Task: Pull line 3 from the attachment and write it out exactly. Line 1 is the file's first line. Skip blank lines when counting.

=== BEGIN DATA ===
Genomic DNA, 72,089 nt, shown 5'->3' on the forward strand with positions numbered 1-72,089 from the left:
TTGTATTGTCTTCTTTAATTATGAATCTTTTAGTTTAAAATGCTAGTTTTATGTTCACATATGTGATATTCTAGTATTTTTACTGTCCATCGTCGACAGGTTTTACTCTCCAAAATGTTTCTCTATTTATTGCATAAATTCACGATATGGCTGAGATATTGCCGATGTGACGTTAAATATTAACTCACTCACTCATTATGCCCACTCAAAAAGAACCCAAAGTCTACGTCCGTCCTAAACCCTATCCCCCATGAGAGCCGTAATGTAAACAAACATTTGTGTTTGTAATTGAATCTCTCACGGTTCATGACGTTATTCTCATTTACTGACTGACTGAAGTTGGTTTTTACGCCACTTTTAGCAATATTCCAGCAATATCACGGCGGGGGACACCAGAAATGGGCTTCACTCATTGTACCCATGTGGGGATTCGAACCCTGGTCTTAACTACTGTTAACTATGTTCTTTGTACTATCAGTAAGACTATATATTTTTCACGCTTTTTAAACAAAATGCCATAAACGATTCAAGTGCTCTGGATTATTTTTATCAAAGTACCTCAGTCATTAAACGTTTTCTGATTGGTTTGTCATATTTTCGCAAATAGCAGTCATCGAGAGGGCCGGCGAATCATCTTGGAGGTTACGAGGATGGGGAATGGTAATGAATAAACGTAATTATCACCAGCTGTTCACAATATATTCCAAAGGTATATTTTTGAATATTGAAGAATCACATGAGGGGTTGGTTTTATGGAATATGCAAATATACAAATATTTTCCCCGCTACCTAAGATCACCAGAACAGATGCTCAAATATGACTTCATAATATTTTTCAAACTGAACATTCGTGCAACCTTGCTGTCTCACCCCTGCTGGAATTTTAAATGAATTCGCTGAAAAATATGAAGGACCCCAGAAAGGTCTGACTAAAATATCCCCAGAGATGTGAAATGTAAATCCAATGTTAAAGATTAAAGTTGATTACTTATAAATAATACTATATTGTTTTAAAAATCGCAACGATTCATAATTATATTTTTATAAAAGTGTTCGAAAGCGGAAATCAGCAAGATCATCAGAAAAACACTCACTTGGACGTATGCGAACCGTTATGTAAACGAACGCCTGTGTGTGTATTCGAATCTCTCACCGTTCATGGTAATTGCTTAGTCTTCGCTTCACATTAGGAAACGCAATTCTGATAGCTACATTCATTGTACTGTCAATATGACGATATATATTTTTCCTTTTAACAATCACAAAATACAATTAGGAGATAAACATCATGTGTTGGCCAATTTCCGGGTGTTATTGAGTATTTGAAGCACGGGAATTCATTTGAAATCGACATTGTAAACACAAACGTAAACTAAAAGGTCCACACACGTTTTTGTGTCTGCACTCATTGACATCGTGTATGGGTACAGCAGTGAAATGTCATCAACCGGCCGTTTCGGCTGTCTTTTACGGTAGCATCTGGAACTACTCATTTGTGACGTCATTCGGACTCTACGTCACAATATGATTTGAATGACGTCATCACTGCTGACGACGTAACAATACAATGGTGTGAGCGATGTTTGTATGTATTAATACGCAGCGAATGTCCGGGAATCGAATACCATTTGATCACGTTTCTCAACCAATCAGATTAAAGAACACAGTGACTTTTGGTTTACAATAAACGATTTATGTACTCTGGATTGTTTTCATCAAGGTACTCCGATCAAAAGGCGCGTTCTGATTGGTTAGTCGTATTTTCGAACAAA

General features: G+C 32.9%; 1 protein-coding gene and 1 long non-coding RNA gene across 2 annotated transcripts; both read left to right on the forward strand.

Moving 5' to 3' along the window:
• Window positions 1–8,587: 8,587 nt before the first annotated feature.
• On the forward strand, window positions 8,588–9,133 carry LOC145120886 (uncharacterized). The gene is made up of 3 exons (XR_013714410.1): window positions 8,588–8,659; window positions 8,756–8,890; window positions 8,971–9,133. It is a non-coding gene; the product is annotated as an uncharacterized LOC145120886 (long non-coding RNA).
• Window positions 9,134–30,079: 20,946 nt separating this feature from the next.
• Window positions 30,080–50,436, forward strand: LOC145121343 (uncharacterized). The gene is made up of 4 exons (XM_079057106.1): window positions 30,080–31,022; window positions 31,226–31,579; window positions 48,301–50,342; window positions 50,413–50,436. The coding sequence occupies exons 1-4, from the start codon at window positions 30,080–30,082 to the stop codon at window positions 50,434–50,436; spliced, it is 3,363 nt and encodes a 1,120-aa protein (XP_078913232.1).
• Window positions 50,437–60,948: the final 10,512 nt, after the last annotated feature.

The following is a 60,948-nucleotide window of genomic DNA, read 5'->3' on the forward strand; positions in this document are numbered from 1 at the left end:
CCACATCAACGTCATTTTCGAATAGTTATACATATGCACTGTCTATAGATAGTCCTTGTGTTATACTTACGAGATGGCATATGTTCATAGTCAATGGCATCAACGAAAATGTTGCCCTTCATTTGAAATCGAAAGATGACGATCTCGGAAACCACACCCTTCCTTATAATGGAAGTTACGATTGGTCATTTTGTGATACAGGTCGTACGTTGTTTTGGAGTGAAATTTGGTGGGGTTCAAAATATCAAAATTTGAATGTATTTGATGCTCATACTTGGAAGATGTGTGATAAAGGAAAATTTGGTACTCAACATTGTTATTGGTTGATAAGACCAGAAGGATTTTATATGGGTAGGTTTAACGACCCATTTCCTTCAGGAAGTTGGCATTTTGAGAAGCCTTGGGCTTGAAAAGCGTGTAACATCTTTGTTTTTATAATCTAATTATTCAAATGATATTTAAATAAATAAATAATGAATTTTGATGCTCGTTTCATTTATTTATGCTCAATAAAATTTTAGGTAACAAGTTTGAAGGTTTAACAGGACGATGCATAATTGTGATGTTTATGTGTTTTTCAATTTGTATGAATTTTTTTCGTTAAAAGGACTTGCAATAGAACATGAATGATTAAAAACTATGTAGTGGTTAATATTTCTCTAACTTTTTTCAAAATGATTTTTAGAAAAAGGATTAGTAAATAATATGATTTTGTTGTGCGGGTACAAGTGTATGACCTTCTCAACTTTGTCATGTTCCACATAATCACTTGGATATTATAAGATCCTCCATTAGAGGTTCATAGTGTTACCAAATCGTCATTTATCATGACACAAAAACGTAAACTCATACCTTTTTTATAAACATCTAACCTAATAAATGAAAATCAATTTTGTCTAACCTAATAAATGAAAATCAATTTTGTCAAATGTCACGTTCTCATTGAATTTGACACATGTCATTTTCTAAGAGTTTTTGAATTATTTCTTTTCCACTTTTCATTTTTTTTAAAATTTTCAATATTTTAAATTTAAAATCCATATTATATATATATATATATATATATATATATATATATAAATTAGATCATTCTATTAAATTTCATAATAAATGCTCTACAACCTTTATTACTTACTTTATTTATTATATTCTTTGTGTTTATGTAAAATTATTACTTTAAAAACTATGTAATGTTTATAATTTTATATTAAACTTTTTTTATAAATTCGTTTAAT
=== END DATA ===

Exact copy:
General features: G+C 32.9%; 1 protein-coding gene and 1 long non-coding RNA gene across 2 annotated transcripts; both read left to right on the forward strand.